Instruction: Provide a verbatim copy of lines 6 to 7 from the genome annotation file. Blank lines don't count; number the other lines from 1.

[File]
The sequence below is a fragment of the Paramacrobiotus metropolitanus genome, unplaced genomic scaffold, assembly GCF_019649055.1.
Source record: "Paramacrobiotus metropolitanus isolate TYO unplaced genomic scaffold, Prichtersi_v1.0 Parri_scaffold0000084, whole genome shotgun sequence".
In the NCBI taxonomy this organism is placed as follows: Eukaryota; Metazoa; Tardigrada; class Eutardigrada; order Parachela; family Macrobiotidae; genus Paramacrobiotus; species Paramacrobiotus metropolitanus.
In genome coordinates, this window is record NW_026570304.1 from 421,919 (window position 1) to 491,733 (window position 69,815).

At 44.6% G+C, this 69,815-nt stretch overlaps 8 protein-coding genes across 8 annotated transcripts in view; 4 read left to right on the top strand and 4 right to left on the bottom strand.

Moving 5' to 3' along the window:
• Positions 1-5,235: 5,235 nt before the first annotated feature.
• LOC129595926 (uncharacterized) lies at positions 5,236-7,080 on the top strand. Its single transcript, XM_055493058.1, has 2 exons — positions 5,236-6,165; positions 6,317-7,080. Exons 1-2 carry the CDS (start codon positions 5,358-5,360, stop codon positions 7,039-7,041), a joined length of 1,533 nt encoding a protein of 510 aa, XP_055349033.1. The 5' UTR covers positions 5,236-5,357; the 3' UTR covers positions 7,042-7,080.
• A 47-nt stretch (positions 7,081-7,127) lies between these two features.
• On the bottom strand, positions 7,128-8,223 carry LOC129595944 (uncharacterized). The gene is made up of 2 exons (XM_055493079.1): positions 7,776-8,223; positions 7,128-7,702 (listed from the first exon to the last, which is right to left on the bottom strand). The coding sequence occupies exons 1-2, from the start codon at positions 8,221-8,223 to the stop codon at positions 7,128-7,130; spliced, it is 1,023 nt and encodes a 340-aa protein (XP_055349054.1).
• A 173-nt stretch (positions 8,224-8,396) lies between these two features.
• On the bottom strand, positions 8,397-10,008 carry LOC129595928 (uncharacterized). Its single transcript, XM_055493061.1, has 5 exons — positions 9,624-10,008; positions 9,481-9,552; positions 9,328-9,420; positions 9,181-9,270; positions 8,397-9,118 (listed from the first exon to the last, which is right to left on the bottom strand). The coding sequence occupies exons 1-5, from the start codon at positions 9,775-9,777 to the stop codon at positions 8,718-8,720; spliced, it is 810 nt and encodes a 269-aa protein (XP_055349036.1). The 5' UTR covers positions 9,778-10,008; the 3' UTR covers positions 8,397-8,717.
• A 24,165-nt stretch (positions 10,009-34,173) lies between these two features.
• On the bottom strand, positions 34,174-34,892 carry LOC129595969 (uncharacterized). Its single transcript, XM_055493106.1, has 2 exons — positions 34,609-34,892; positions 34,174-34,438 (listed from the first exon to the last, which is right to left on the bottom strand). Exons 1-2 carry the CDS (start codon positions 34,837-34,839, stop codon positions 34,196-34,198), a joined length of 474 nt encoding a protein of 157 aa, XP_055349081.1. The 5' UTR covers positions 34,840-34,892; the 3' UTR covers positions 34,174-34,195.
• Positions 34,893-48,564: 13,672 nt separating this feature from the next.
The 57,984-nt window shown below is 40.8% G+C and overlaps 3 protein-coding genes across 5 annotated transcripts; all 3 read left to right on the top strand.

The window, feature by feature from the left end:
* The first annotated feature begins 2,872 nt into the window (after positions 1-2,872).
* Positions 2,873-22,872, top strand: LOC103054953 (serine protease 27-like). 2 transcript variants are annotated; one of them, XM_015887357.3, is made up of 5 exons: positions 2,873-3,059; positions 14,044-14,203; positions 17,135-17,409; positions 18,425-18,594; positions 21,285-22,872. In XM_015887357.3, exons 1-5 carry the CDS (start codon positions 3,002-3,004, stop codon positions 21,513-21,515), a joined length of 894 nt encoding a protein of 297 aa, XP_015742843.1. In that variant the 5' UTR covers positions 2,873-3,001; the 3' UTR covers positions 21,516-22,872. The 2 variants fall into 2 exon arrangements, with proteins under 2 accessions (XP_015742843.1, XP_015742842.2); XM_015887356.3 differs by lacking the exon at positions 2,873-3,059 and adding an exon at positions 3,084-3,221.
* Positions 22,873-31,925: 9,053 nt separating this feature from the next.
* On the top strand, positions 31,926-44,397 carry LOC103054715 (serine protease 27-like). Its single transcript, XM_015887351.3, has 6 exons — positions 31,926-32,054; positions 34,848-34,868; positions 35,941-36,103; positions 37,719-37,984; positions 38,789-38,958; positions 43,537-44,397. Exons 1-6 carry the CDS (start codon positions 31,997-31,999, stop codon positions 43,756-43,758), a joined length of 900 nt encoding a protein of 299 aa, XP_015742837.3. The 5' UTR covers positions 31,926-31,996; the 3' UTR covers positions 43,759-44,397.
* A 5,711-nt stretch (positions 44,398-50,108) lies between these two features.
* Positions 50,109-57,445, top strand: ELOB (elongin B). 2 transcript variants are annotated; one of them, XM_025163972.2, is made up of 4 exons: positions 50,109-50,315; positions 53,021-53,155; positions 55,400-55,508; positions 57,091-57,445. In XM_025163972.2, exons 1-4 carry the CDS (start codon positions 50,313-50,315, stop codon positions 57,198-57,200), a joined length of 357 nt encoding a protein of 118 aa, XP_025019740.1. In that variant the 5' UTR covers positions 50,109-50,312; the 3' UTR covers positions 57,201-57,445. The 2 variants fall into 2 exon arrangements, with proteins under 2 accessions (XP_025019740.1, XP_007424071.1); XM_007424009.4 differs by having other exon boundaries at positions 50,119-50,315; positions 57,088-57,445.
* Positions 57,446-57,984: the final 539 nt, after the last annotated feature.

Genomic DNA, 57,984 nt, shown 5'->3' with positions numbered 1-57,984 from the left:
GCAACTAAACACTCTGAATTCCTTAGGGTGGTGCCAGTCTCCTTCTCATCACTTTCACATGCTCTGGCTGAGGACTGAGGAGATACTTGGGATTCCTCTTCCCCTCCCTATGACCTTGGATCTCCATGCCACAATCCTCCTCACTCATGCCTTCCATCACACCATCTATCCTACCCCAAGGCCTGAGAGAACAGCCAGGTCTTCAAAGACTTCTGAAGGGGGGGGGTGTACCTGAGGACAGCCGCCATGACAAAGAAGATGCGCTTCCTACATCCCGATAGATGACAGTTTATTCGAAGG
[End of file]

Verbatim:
Moving 5' to 3' along the window:
• Positions 1-5,235: 5,235 nt before the first annotated feature.